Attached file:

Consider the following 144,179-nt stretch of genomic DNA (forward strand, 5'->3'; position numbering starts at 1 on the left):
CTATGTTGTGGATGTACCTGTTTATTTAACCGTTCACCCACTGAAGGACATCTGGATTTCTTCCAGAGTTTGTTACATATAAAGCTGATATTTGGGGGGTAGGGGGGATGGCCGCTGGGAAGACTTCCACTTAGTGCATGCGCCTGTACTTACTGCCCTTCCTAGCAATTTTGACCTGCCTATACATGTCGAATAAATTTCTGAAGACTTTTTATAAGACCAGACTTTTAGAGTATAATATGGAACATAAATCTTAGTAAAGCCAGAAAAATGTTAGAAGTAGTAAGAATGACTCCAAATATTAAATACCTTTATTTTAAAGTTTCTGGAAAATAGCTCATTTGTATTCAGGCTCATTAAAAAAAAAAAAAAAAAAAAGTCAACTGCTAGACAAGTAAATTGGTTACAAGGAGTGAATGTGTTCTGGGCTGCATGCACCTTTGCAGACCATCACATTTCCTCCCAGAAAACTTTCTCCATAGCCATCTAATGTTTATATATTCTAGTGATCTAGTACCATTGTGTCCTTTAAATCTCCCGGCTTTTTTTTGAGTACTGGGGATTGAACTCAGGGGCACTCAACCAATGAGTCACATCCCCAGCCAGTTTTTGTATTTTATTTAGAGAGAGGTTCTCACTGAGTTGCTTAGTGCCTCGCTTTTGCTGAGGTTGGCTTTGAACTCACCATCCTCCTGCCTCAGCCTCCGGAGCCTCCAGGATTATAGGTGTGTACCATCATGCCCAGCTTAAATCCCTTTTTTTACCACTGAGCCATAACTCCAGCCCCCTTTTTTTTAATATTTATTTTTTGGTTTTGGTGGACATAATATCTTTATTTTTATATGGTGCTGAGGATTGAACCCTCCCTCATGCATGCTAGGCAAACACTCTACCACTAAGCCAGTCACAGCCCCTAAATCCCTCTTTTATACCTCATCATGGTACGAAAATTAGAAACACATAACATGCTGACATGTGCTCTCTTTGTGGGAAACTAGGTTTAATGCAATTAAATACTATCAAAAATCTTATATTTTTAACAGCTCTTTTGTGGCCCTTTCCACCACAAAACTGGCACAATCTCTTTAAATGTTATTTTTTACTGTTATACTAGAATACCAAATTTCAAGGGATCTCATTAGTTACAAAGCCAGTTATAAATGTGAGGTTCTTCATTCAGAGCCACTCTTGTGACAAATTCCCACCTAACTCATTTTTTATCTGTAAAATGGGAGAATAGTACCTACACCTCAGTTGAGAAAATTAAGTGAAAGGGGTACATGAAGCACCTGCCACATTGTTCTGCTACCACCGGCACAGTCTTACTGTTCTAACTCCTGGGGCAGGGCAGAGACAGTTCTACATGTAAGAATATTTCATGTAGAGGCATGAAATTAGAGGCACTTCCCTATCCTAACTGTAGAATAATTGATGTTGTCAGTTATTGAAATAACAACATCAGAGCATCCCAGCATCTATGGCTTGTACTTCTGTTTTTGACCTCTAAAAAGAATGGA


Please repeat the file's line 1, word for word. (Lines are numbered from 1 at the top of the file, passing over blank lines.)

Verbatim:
Consider the following 144,179-nt stretch of genomic DNA (forward strand, 5'->3'; position numbering starts at 1 on the left):